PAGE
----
# Electric potential and Electric Field

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#1
How can the electric potential in the exact center of two equal but opposite charges be zero, but the electric field be non zero?
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4 years ago
#2
(Original post by SirRaza97)
How can the electric potential in the exact center of two equal but opposite charges be zero, but the electric field be non zero?
Two explanations here (the less mathematical one):

Potential is a scalar quantity while field is a vector quantity. Therefore, for the potential you just add the values (so if there is a positive and a negative charge, it will be zero in the centre) whereas for the field the direction must also be taken into account.

Explanation 2 (the slightly more mathsy but slightly simplified version - the derivatives are technically partial derivatives so be careful):

so it is the rate of change of the potential that is important for the field strength.
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4 years ago
#3
(Original post by SirRaza97)
How can the electric potential in the exact center of two equal but opposite charges be zero, but the electric field be non zero?
Potential is a measure of energy per unit charge, and energy is always scalar is how I think of it, but the electric field can deflect a positively charged particle in opposite directions despite them having equal magnitude
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4 years ago
#4
(Original post by SirRaza97)
How can the electric potential in the exact center of two equal but opposite charges be zero, but the electric field be non zero?
The potential at point A tells you how much work you have to do to move a +ve unit charge from infinity to that point. It takes no work to move such a charge to the central point between two charges, since, overall, it is as equally attracted to the -ve charge as it is repelled from the +ve charge when being moved to that point i.e. overall, it feels no nett force.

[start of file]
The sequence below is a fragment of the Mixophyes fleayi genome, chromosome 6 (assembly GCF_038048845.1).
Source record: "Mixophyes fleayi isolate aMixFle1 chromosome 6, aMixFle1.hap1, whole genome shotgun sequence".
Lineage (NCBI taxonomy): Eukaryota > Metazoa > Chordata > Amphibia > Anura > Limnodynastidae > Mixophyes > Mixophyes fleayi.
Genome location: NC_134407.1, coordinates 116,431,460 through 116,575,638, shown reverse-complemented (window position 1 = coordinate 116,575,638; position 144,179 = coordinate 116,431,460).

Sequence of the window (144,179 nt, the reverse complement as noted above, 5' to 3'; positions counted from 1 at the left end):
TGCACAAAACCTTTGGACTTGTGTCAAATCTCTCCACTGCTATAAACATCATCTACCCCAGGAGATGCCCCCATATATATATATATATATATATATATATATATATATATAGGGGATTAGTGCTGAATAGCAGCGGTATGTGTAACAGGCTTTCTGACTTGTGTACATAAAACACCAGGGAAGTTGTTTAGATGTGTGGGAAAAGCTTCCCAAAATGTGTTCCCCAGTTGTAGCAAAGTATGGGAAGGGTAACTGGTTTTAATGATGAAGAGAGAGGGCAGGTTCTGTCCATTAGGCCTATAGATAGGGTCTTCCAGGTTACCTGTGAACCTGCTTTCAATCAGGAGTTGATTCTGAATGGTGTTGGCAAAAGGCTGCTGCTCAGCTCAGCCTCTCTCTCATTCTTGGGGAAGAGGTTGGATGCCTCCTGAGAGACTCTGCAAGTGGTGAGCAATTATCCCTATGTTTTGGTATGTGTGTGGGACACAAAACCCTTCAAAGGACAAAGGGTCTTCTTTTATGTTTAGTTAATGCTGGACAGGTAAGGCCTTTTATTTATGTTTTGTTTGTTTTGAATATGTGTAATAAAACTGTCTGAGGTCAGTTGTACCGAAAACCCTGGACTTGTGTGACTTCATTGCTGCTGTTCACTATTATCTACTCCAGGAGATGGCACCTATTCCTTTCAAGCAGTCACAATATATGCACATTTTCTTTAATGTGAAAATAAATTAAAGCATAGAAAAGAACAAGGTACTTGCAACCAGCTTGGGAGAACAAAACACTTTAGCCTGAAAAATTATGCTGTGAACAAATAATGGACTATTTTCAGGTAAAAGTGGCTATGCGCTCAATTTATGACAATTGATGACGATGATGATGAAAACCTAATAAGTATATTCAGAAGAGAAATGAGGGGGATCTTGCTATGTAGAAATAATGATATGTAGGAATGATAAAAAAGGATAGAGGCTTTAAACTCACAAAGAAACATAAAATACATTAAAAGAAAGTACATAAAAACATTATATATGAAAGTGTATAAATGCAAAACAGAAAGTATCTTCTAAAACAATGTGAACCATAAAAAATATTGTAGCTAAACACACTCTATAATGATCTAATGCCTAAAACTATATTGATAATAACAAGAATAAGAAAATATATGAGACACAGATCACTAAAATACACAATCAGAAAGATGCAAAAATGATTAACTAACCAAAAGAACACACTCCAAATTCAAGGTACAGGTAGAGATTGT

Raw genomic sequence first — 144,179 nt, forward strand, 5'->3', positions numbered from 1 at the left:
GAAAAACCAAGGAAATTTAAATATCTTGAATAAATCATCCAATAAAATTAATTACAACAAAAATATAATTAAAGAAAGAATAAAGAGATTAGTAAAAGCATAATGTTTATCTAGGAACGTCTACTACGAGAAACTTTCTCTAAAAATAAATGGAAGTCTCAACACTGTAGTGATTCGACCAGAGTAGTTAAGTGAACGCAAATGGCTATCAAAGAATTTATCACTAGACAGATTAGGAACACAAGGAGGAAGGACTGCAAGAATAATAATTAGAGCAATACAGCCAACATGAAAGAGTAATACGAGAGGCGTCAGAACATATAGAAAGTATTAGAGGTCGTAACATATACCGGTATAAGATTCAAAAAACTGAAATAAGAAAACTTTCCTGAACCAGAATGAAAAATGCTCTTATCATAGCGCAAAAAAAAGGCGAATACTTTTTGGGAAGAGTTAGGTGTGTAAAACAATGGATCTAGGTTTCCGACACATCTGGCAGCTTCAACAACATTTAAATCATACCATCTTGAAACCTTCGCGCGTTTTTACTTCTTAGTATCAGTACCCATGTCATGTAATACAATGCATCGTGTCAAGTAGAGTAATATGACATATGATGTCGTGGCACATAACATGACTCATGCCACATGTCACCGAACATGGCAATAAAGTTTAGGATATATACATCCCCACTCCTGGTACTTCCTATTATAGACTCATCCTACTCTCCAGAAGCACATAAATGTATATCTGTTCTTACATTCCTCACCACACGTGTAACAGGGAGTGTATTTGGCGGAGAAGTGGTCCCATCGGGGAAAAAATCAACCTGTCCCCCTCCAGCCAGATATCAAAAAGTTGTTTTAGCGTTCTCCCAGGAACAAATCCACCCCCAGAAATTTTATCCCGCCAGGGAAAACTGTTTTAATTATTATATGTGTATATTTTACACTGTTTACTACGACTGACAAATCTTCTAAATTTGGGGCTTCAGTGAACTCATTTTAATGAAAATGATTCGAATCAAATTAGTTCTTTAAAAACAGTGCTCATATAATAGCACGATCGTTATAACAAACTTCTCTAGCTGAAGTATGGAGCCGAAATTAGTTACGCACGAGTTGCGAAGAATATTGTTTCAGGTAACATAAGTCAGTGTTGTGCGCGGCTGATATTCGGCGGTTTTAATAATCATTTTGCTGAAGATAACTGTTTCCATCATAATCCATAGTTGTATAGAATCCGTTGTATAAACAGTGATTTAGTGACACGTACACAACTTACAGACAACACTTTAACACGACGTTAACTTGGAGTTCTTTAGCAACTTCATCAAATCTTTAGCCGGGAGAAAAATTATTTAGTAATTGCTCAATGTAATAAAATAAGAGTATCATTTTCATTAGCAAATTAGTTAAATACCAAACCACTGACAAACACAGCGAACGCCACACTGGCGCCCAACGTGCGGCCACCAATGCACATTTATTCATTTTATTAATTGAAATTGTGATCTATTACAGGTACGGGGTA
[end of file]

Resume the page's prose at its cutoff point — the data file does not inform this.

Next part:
The electric field at point A tells you in which direction a +ve unit charge feels a force. So at the centre point, such a charge feels a non-zero force along the line joining the centres of the charges, from the +ve to the -ve charge. The strength of the force is the rate of change with displacement of the potential at that point.

So the potential is zero at that point but its rate of change in space is not. More mathematically, consider the graph of in the range . At the point , but the slope of the graph i.e. its rate of change with displacement is not 0, rather it is 1 (everywhere).
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#5
(Original post by atsruser)
The potential at point A tells you how much work you have to do to move a +ve unit charge from infinity to that point. It takes no work to move such a charge to the central point between two charges, since, overall, it is as equally attracted to the -ve charge as it is repelled from the +ve charge when being moved to that point i.e. overall, it feels no nett force.

The electric field at point A tells you in which direction a +ve unit charge feels a force. So at the centre point, such a charge feels a non-zero force along the line joining the centres of the charges, from the +ve to the -ve charge. The strength of the force is the rate of change with displacement of the potential at that point.

So the potential is zero at that point but its rate of change in space is not. More mathematically, consider the graph of in the range . At the point , but the slope of the graph i.e. its rate of change with displacement is not 0, rather it is 1 (everywhere).
That makes a lot of sense thank. Is the electric field between two euqally charged particles at the centre zero? Is the potential zero as well?
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4 years ago
#6
(Original post by SirRaza97)
That makes a lot of sense thank. Is the electric field between two euqally charged particles at the centre zero? Is the potential zero as well?
Isn't this the question that I've just answered?
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#7
(Original post by atsruser)
Isn't this the question that I've just answered?
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4 years ago
#8
(Original post by SirRaza97)
How can the electric potential in the exact center of two equal but opposite charges be zero, but the electric field be non zero?
Say the positive charge is on the left, and the negative charge is on the right, and then you put a positive charge right in the middle. You would have to put in energy in order to push the charge to the left, whereas the charge would move to the left and gain kinetic energy if you left it to its own devices.

Think of it like a ball halfway up a hill: pushing the ball up the hill would increase its potential energy, whereas letting it roll down the hill would decrease its potential energy.
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